A pair of Rotorua siblings are proof you don't have to abandon your favourite hobbies in the nationwide Covid-19 lockdown - all you need is classic Kiwi ingenuity.
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Competitive swimmers Dani, 13, and Lucas Green, 10, who swim for Te Arawa Swimming, usually spend much of their free time at the Rotorua Aquatic Centre training.
During the lockdown it is no longer an option. So, they put their heads together to come up with a solution.
"Obviously the kids are competitive swimmers and after that first week of isolation they were starting to get a bit twitchy," their dad Steve Green said.
"So, the challenge to them was literally 'if you want to swim, why don't you make a swimming pool?'. I was thinking maybe something small but I came home from work one day and they'd started digging this pool that was 3m by 2m.
"I came back the next day and they'd literally dug the whole thing, it's a metre and a half deep."
While not long enough to swim lengths, the children have set up a harness attached to bungy cords which allows them to swim in one spot, much like running on a treadmill.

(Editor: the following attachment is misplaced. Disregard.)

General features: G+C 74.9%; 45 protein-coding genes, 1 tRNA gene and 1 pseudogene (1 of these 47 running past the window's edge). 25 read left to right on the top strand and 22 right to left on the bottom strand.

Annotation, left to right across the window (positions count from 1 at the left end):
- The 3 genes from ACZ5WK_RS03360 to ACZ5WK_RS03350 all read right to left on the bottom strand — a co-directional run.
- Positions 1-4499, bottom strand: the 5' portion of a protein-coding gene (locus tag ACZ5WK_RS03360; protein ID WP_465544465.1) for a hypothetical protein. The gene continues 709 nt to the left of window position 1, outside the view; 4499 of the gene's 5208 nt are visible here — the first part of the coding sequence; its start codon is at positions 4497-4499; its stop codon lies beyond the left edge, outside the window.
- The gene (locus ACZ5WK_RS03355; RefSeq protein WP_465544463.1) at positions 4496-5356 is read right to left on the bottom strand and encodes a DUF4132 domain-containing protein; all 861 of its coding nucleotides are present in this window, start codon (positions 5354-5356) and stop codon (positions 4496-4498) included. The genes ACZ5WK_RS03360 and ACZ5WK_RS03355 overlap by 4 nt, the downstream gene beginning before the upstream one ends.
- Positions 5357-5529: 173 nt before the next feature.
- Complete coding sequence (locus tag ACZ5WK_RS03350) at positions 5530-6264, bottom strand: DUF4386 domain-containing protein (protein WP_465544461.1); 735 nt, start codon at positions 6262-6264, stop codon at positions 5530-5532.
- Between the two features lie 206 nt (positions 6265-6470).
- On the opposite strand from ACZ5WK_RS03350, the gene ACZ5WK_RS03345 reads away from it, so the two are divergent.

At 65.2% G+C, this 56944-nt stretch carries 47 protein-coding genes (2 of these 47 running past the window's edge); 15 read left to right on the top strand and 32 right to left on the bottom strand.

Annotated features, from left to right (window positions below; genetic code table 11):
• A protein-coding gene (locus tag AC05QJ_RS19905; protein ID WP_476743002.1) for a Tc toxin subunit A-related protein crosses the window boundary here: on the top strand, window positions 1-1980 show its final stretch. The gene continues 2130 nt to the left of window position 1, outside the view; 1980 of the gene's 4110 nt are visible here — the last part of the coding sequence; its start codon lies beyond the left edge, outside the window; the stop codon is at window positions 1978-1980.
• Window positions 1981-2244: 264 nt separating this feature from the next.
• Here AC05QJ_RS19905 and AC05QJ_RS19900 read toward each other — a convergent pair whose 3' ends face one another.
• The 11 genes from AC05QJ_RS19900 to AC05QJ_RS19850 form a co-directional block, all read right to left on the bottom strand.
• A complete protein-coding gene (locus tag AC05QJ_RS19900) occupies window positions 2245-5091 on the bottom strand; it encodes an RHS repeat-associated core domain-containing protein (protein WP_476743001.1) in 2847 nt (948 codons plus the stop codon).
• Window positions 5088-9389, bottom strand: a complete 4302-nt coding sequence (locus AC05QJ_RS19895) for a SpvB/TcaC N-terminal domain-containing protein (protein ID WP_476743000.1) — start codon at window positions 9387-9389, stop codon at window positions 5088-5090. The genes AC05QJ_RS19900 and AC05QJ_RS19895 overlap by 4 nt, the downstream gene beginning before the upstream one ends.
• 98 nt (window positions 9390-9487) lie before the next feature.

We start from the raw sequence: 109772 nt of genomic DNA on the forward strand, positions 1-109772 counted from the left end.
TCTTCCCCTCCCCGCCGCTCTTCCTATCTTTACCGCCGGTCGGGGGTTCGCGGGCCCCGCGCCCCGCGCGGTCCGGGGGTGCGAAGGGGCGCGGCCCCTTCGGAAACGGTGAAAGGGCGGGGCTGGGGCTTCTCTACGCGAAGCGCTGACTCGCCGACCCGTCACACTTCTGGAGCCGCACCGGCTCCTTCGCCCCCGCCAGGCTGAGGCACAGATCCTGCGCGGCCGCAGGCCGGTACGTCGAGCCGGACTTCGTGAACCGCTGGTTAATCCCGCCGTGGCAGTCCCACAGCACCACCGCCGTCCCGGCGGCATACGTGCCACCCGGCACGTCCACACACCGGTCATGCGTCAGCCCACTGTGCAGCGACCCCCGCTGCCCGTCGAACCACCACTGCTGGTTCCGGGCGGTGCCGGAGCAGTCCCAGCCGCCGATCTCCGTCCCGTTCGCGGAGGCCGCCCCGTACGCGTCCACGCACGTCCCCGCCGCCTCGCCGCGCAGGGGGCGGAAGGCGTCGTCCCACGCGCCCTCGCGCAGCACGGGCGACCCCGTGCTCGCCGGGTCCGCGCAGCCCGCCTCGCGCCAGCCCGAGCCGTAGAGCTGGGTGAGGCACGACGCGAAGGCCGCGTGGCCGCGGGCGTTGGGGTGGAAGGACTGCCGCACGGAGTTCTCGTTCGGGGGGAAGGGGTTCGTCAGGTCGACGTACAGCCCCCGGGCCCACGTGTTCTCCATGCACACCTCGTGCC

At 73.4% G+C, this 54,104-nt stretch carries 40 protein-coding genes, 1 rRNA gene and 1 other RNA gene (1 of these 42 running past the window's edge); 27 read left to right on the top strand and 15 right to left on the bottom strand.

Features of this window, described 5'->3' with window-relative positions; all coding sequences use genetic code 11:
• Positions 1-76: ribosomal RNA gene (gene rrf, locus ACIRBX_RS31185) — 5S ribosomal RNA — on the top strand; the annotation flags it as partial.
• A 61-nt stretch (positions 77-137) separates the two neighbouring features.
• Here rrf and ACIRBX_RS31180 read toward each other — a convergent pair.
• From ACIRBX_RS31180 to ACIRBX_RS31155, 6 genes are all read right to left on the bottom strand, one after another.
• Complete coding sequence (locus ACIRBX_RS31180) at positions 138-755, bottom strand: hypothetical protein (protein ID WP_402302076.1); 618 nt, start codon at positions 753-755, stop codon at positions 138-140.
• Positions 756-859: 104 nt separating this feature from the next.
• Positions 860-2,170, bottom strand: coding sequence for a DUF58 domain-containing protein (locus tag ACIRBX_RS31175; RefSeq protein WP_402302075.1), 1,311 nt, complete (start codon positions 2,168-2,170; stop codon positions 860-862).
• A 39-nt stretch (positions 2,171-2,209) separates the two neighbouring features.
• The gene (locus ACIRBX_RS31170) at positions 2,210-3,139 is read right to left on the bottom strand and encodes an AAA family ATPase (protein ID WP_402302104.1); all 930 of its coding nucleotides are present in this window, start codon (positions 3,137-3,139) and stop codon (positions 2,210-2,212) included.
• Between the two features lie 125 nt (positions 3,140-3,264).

Dani said she loved swimming so it had been a big relief to be able to still do some sort of training. Their at-home training facility took a little bit of trial and error.
"I'm usually at the pool nearly every day, I've been missing it a lot. At the start we grabbed a tarpaulin and some wood and tried to make one we didn't have to dig. That failed, so we asked the neighbours if we could borrow their pool but it was all dirty.
"So, I called dad and he said 'yep, you can go dig a hole'. We do have one leak which we have to reseal, otherwise it's good. It works really well, except I can't do backstroke. We're using it once or twice a day."
Steve said one of his favourite parts of the project was seeing his children work so well together.
"They can quite comfortably swim at a decent clip and not go anywhere. They knew what they wanted to do, they knew how to get there but I honestly didn't expect them to have the ambition to do what they did.
"The other side is the teamwork between them. Normally they'd be tearing each other apart after the first day but even to this day they're out there twice a day, doing their training.
"The Aquatic Centre is usually our second home, I think Saturday's the only day we're not there. This project has absolutely taken the edge off for them."